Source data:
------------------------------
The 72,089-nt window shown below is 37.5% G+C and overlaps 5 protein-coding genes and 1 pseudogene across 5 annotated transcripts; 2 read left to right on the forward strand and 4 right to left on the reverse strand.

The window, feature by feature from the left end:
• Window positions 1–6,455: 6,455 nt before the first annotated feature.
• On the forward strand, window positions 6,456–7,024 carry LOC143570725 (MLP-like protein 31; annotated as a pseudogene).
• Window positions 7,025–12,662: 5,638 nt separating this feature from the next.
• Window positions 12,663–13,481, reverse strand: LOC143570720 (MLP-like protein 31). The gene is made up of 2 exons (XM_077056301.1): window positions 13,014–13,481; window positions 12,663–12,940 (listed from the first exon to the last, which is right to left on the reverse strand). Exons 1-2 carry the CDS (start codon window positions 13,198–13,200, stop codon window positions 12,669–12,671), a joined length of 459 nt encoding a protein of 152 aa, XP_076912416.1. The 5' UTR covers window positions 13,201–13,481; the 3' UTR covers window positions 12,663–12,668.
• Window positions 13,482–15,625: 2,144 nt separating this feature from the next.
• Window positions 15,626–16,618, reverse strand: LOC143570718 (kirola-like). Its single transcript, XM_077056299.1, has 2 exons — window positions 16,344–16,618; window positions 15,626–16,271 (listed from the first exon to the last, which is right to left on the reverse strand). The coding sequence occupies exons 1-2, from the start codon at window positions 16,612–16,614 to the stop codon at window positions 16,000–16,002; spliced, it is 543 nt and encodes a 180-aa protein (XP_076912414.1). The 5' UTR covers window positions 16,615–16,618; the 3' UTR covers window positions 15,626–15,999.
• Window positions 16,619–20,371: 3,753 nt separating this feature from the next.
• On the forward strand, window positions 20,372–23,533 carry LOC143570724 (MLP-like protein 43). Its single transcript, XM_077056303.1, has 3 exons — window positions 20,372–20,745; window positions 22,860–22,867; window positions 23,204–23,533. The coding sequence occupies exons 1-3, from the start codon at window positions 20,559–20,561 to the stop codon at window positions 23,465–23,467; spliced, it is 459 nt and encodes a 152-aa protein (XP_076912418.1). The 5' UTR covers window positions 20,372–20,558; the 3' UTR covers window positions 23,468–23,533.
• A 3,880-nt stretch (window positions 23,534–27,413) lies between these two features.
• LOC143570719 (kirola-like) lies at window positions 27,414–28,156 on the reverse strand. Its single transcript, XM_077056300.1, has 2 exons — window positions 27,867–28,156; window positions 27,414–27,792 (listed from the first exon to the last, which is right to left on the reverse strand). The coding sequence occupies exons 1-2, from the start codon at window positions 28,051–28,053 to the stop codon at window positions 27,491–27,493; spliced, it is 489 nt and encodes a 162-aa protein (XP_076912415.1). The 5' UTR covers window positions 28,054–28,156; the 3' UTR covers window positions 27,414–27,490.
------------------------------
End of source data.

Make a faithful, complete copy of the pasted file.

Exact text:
The 72,089-nt window shown below is 37.5% G+C and overlaps 5 protein-coding genes and 1 pseudogene across 5 annotated transcripts; 2 read left to right on the forward strand and 4 right to left on the reverse strand.

The window, feature by feature from the left end:
• Window positions 1–6,455: 6,455 nt before the first annotated feature.
• On the forward strand, window positions 6,456–7,024 carry LOC143570725 (MLP-like protein 31; annotated as a pseudogene).
• Window positions 7,025–12,662: 5,638 nt separating this feature from the next.
• Window positions 12,663–13,481, reverse strand: LOC143570720 (MLP-like protein 31). The gene is made up of 2 exons (XM_077056301.1): window positions 13,014–13,481; window positions 12,663–12,940 (listed from the first exon to the last, which is right to left on the reverse strand). Exons 1-2 carry the CDS (start codon window positions 13,198–13,200, stop codon window positions 12,669–12,671), a joined length of 459 nt encoding a protein of 152 aa, XP_076912416.1. The 5' UTR covers window positions 13,201–13,481; the 3' UTR covers window positions 12,663–12,668.
• Window positions 13,482–15,625: 2,144 nt separating this feature from the next.
• Window positions 15,626–16,618, reverse strand: LOC143570718 (kirola-like). Its single transcript, XM_077056299.1, has 2 exons — window positions 16,344–16,618; window positions 15,626–16,271 (listed from the first exon to the last, which is right to left on the reverse strand). The coding sequence occupies exons 1-2, from the start codon at window positions 16,612–16,614 to the stop codon at window positions 16,000–16,002; spliced, it is 543 nt and encodes a 180-aa protein (XP_076912414.1). The 5' UTR covers window positions 16,615–16,618; the 3' UTR covers window positions 15,626–15,999.
• Window positions 16,619–20,371: 3,753 nt separating this feature from the next.
• On the forward strand, window positions 20,372–23,533 carry LOC143570724 (MLP-like protein 43). Its single transcript, XM_077056303.1, has 3 exons — window positions 20,372–20,745; window positions 22,860–22,867; window positions 23,204–23,533. The coding sequence occupies exons 1-3, from the start codon at window positions 20,559–20,561 to the stop codon at window positions 23,465–23,467; spliced, it is 459 nt and encodes a 152-aa protein (XP_076912418.1). The 5' UTR covers window positions 20,372–20,558; the 3' UTR covers window positions 23,468–23,533.
• A 3,880-nt stretch (window positions 23,534–27,413) lies between these two features.
• LOC143570719 (kirola-like) lies at window positions 27,414–28,156 on the reverse strand. Its single transcript, XM_077056300.1, has 2 exons — window positions 27,867–28,156; window positions 27,414–27,792 (listed from the first exon to the last, which is right to left on the reverse strand). The coding sequence occupies exons 1-2, from the start codon at window positions 28,051–28,053 to the stop codon at window positions 27,491–27,493; spliced, it is 489 nt and encodes a 162-aa protein (XP_076912415.1). The 5' UTR covers window positions 28,054–28,156; the 3' UTR covers window positions 27,414–27,490.